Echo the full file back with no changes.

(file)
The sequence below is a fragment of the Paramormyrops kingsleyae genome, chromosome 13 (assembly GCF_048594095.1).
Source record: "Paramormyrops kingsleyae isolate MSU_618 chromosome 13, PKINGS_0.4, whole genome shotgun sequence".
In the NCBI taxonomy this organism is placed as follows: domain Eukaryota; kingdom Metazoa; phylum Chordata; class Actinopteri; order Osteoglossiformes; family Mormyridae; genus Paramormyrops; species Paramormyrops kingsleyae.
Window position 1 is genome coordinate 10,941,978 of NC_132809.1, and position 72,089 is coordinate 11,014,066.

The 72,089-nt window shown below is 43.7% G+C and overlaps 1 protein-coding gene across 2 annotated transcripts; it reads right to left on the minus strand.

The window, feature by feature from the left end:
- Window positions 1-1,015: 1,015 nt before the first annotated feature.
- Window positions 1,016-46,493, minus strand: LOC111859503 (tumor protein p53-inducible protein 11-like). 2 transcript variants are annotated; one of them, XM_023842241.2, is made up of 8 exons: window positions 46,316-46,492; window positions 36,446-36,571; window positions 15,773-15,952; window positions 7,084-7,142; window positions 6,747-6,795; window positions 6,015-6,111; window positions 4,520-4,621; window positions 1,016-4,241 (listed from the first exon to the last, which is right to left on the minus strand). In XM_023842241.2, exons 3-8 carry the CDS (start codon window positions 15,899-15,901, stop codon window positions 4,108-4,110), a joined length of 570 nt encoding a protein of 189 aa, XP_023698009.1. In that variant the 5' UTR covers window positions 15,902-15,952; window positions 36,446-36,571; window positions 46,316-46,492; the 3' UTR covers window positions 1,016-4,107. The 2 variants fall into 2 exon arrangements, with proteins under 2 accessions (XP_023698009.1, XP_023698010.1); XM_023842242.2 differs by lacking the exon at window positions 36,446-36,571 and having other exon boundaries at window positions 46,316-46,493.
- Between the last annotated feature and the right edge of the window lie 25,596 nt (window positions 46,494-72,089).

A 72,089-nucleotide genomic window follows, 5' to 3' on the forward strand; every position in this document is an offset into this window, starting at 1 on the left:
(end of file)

The sequence below is a fragment of the Paramormyrops kingsleyae genome, chromosome 13 (assembly GCF_048594095.1).
Source record: "Paramormyrops kingsleyae isolate MSU_618 chromosome 13, PKINGS_0.4, whole genome shotgun sequence".
In the NCBI taxonomy this organism is placed as follows: domain Eukaryota; kingdom Metazoa; phylum Chordata; class Actinopteri; order Osteoglossiformes; family Mormyridae; genus Paramormyrops; species Paramormyrops kingsleyae.
Window position 1 is genome coordinate 10,941,978 of NC_132809.1, and position 72,089 is coordinate 11,014,066.

The 72,089-nt window shown below is 43.7% G+C and overlaps 1 protein-coding gene across 2 annotated transcripts; it reads right to left on the minus strand.

The window, feature by feature from the left end:
- Window positions 1-1,015: 1,015 nt before the first annotated feature.
- Window positions 1,016-46,493, minus strand: LOC111859503 (tumor protein p53-inducible protein 11-like). 2 transcript variants are annotated; one of them, XM_023842241.2, is made up of 8 exons: window positions 46,316-46,492; window positions 36,446-36,571; window positions 15,773-15,952; window positions 7,084-7,142; window positions 6,747-6,795; window positions 6,015-6,111; window positions 4,520-4,621; window positions 1,016-4,241 (listed from the first exon to the last, which is right to left on the minus strand). In XM_023842241.2, exons 3-8 carry the CDS (start codon window positions 15,899-15,901, stop codon window positions 4,108-4,110), a joined length of 570 nt encoding a protein of 189 aa, XP_023698009.1. In that variant the 5' UTR covers window positions 15,902-15,952; window positions 36,446-36,571; window positions 46,316-46,492; the 3' UTR covers window positions 1,016-4,107. The 2 variants fall into 2 exon arrangements, with proteins under 2 accessions (XP_023698009.1, XP_023698010.1); XM_023842242.2 differs by lacking the exon at window positions 36,446-36,571 and having other exon boundaries at window positions 46,316-46,493.
- Between the last annotated feature and the right edge of the window lie 25,596 nt (window positions 46,494-72,089).

A 72,089-nucleotide genomic window follows, 5' to 3' on the forward strand; every position in this document is an offset into this window, starting at 1 on the left: